Jeffrey Taylor shined last season on a Vanderbilt squad that essentially made him create his offense from scratch. This guy can shoot extremely well, knows how to effectively put the ball on the floor and has the sort of athleticism that will perfectly compliment Kyrie Irvingâ€™s game. While heâ€™ll initially provide support off the bench for the Cavs, his stellar defense and knack for putting points on the board will earn him a starting spot sooner rather than later. A lot of people have Cleveland taking Fab Melo here to address the obvious big man hole, but heâ€™s way too raw and unproven to take over a guy like Taylor.
Quincy Miller is a great player who can score in a myriad of ways. During his time at Baylor he showed that could take it to the rack off the dribble, spot up and/or score in the paint â€“ all with a decent amount of success. How his size will translate at the next level is a bit worrisome, obviously, but weâ€™ve seen a number of skinny, not particularly strong-looking guys thrive over the last few years. Defensively, be it because he wasnâ€™t taught the right techniques or because he lacks the strength to really bang it out, Miller is going to need to develop a bit once he gets to the pros. Still, a team as deep as Memphis can afford to take the best player available and help him grow as a ballplayer over the next few seasons.
This pick remains unchanged. The Pacers could go one of any number of ways here, but adding some depth behind Roy Hibbert seems like the most logical play. Fab Melo is a very raw talent, but guys who can impact the way other teams attack the basket are very useful in the pro ranks. In terms of pure physical attributes, Melo has the size and strength to succeed in the NBA â€“ assuming he continues to develop. His offensive game needs a lot of work and his poor rebounding skills for a player his size are slightly shocking; that said, you canâ€™t teach being seven feet tall.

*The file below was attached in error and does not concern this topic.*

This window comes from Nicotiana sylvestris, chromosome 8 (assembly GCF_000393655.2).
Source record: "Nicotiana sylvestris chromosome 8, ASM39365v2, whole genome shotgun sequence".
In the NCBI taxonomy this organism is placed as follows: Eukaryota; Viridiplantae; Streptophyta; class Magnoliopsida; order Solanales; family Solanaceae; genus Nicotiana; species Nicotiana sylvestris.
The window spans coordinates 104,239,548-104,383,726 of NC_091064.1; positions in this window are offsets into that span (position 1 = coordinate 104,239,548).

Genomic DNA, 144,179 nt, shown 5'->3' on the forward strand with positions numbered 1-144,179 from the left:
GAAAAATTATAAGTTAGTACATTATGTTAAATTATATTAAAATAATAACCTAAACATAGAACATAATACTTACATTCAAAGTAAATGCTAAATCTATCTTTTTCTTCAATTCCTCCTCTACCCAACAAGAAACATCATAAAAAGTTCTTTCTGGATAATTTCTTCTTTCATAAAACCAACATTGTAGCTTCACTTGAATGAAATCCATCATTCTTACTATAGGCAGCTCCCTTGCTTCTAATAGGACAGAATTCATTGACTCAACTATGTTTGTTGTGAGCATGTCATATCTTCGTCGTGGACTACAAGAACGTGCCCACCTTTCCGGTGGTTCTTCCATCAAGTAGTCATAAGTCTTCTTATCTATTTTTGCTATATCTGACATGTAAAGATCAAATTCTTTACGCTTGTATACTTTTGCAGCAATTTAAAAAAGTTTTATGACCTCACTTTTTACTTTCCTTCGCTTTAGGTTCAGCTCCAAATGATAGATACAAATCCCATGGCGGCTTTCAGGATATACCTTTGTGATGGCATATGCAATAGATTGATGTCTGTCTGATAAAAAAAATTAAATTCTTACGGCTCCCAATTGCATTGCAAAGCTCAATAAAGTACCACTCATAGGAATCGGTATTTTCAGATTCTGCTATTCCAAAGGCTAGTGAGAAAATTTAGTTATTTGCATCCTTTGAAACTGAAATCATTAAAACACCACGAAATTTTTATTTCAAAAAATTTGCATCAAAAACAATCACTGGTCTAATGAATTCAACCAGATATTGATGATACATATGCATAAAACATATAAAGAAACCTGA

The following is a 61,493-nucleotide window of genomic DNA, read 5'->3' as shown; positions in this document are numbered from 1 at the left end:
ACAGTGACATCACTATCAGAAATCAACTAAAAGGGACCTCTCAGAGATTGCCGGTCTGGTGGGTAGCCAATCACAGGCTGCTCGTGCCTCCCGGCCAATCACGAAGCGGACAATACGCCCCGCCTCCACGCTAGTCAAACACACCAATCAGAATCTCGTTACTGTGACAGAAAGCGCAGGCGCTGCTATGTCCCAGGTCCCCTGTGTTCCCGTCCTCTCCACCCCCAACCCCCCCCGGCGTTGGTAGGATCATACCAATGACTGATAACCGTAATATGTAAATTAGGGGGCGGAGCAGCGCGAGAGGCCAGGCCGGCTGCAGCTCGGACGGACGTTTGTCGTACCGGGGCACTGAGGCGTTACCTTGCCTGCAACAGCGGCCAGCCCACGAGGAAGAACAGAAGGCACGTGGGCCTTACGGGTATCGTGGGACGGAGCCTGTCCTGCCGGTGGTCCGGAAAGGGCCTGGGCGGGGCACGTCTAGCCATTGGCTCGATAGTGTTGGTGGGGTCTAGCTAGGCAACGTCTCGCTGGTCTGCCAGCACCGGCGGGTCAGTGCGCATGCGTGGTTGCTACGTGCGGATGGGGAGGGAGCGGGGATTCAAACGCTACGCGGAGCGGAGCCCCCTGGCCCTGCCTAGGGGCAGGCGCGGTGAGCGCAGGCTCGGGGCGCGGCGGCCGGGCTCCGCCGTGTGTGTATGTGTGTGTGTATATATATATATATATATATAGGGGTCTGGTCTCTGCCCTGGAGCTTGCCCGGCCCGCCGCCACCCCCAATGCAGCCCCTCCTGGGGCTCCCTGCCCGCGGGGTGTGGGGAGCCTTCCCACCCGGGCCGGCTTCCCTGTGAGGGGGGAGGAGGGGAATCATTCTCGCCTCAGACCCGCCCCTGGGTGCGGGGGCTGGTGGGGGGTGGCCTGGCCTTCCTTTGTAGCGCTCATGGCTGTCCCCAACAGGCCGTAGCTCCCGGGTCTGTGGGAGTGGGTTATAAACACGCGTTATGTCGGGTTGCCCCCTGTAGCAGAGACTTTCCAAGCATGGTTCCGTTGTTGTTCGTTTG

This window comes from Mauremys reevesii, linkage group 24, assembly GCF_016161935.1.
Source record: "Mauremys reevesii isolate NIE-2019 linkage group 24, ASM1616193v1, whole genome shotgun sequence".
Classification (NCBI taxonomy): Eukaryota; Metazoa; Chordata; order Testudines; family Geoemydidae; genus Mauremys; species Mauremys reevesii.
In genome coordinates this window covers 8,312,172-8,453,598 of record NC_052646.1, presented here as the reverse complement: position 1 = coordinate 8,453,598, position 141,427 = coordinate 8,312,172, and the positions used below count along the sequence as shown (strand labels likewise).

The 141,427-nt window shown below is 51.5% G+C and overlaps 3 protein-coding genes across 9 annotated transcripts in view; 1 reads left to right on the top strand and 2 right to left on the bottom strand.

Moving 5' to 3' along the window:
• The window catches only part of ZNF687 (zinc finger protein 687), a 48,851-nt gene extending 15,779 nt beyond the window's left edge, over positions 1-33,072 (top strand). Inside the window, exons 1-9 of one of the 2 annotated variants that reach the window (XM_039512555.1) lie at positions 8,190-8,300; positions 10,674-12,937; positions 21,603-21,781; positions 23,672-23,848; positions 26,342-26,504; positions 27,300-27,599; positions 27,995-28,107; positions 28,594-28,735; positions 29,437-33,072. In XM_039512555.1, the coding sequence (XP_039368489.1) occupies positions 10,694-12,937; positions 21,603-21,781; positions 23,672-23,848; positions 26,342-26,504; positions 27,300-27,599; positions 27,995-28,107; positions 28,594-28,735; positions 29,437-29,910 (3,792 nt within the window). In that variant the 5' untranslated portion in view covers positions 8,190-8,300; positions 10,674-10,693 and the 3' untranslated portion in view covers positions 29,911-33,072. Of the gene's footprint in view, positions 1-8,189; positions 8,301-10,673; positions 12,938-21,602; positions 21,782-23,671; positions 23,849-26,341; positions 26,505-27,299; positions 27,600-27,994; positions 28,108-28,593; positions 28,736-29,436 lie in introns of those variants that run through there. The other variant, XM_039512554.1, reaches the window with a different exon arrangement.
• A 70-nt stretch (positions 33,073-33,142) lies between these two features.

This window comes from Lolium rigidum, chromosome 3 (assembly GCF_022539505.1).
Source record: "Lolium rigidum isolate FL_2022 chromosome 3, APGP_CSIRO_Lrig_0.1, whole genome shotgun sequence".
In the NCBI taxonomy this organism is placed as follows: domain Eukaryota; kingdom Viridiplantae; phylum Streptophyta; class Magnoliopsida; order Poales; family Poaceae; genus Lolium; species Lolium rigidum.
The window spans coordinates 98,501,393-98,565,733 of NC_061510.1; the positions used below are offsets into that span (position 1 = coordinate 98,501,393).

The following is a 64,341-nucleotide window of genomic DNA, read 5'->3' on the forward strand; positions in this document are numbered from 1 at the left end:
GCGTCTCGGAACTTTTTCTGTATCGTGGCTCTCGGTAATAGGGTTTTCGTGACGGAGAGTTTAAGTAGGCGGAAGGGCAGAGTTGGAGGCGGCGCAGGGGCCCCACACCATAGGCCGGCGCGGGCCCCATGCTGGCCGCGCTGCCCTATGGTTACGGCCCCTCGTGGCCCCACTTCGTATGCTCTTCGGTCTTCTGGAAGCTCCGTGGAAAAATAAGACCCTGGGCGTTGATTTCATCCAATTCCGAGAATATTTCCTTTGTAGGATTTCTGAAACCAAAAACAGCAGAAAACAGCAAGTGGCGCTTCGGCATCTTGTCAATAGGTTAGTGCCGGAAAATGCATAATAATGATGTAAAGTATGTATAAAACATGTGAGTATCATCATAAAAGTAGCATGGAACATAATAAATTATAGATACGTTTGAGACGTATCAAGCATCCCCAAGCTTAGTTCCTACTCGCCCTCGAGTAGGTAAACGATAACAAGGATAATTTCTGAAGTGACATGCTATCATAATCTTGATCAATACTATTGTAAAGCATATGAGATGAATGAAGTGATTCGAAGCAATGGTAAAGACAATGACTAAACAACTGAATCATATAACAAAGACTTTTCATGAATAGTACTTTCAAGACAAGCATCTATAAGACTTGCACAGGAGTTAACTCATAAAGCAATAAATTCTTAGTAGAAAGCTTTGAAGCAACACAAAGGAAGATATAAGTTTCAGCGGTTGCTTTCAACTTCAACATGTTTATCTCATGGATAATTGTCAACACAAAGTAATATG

This pick also remains unchanged. The Heat need a capable big man, so them reaching ever so slightly for a center who at the very least can come in and be a great rebounder right off the bat makes a lot of sense. Offensively, Ezeli is very raw and mostly just tries to use his size and strength to muscle the ball in. Defensively, though, thatâ€™s where heâ€™ll make his money for the first few years. As it stands, Miami has enough offensive talent to justify taking a chance on a center that may or may not end up being serviceable in the foreseeable future.
PF, St. Bonaventure
And yet another pick that remains unchanged. The Thunder are good at point guard, shooting guard and small forward. The other two pieces of the front court arenâ€™t a problem, per se, but they could definitely use some fine-tuning should the opportunity become available. Nicholson is a talented big that can score in a myriad of ways (both in the post and on the perimeter), and heâ€™s also a very solid rebounder. Defensively, he leaves a lot to be desired and may have trouble at the next level, but that may not be such a problem given the fact that reserve fours typically arenâ€™t huge scoring threats in the NBA anyway.
The only problem with Dion Waiters is that he lacks the consistency you would like to see from a guy his size. Whereas big guys can afford to be and off because theyâ€™re big, perimeter players donâ€™t have that luxury. That being said, guy is a baller. He plays solid defense, always has a lot of energy and boasts an NBA-ready body. If he can improve his shooting even a little bit before making the jump, he could be a huge asset to Chicago on both ends of the floor right off the bat. The Bulls are stacked, so for them it will be just be about taking best player available â€“ which Waiters clearly will be at this point.
If heâ€™s played the right way, John Jenkins could come in and have the same sort of offensive impact on the Warriors that Monta Ellis had â€“ just in a slightly different manner. Whereas Ellis was ultra-speedy and great off the dribble, Jenkinsâ€™ game revolves more around his excellent shooting skills. This guy can come off screens, catch-and-shoot and is solid with a hand in his face. Defensively...eh. But seeing as this is the Warriors weâ€™re talking about, that shouldnâ€™t really be a problem.